Rook & Rose, #2: The Liar’s Knot
By: M.A. Carrick Audiobook: 23 hours 14 minutes
Published: December 9, 2021 Narrated by: Nikki Massoud
This was her true home, the place where she and Tess had launched this con. The one place in Nadežra where she could be herself: not Alta Renata Viraudax Traementatis, nor even Arenza Lenskaya, the Vraszenian pattern-reader who came closer to the truth of who she was, but ‘Ren.’ A river rat born and raised in the Lacewater slums, trained in the arts of lying and thieving after her mother died, (1: The Face of Gold: Isla Prišta, Westbridge: Fellun 15).
Frequent readers and literary critics are familiar with “middle book syndrome.” This occurs in a series (most common in trilogies) when the “middle” book falls short either and/or both on the plot and on the pacing; there an argument can be made of the character development falling short, too. Instead, the “middle book” contains plot devices and elements of world-building as a “set-up” for the “last” book (or, books) in the series. Due to this “common occurrence,” there are times when the audience becomes skeptical of the “middle book.” Yet, this occurrence continues to happen. However, in The Liar’s Knot—the second book in the Rook & Rose trilogy—by M.A. Carrick (a.k.a. Marie Brennan and Alyc Helms) the audience has nothing to fear because everything they loved about the first book—The Mask of Mirrors—is in the sequel with even more twists and revelations.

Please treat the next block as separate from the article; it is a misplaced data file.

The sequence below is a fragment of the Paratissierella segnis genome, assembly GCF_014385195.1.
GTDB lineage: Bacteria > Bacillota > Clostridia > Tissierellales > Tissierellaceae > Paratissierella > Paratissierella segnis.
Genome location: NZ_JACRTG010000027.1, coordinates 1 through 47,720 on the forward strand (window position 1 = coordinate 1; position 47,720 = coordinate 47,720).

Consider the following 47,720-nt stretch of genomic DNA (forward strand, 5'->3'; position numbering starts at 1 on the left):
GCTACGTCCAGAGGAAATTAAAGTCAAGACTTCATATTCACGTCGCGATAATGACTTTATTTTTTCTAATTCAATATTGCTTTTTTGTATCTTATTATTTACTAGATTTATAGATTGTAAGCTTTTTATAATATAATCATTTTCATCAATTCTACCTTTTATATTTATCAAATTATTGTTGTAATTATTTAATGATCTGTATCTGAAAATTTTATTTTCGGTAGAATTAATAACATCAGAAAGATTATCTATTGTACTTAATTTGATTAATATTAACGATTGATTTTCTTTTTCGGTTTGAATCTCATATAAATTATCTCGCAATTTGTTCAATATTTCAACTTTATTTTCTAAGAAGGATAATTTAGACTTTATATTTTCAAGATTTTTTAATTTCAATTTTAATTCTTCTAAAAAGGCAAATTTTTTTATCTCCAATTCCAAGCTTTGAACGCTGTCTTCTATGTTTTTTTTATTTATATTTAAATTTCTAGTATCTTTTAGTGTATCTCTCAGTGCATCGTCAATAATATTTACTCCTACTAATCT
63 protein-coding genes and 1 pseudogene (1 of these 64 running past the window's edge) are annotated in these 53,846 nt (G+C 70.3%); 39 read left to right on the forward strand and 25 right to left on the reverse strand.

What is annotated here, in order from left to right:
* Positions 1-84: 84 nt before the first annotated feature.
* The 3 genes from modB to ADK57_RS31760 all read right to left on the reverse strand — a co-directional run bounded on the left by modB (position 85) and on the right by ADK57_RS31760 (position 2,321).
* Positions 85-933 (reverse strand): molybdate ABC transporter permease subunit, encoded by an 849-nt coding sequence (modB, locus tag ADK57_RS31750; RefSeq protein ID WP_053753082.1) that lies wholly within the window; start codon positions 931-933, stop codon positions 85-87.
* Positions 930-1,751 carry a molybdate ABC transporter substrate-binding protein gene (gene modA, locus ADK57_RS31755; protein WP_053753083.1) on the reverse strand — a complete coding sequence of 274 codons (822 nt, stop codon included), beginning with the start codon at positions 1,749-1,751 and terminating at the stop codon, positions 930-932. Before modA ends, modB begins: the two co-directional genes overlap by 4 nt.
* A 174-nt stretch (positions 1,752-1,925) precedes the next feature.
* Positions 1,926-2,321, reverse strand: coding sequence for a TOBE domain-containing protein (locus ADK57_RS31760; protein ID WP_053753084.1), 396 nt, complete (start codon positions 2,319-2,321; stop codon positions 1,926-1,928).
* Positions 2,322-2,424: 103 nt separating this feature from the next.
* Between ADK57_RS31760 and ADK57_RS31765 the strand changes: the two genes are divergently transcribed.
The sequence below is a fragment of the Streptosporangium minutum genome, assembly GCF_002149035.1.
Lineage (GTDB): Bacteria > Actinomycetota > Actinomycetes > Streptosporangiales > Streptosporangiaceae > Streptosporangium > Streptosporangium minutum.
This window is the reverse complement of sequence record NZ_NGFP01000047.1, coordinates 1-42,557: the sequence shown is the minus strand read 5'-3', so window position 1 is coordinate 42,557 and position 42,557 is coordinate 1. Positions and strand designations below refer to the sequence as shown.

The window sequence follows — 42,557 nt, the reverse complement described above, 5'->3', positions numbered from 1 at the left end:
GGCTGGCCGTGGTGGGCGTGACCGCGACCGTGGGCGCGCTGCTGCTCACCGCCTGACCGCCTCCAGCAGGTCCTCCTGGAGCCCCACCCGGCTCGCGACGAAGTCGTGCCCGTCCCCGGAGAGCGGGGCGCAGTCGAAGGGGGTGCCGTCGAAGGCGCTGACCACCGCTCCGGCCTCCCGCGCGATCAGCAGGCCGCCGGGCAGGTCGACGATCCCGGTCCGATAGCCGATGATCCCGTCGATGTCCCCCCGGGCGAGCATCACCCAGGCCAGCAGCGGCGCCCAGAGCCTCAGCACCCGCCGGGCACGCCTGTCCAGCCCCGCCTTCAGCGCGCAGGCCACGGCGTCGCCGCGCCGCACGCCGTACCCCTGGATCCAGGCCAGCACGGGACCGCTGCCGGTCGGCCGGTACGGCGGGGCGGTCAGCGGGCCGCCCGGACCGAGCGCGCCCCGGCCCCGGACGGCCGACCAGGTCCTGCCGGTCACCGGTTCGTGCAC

The audience is reunited with the protagonists: Ren—the con artist, Derossi Vargo—the gangster, and Captain Grey Serrado—the vigilante. A short amount of time has passed since the events in the first book. And, while things are looking up for all 3 of them, each protagonist continues to wrestle with their inner conflicts. Ren is about to be adopted into House Traementis, but she’s juggling more aliases than she can handle. Vargo has been elevated to the status of a nobleman, but not everyone in Nadežra is happy about it. Captain Serrado has a lead on the person responsible for Kolya’s—his brother’s—death, but he has to deal with the continuing corruption of the Vigil— Nadežra’s police force—from the inside and the outside. In addition to the protagonists’ dilemmas, new ones arise which force all 3 of them to rely on their wits and their alter egos as they find themselves being drawn into the heart of Nadežra’s lies and corruptions. Each protagonist strives to survive the trials while they try to maintain their sanity and their identity. Once again, all 3 protagonists find themselves drawn together again in order to fight against the dark forces who want complete domination over Nadežra.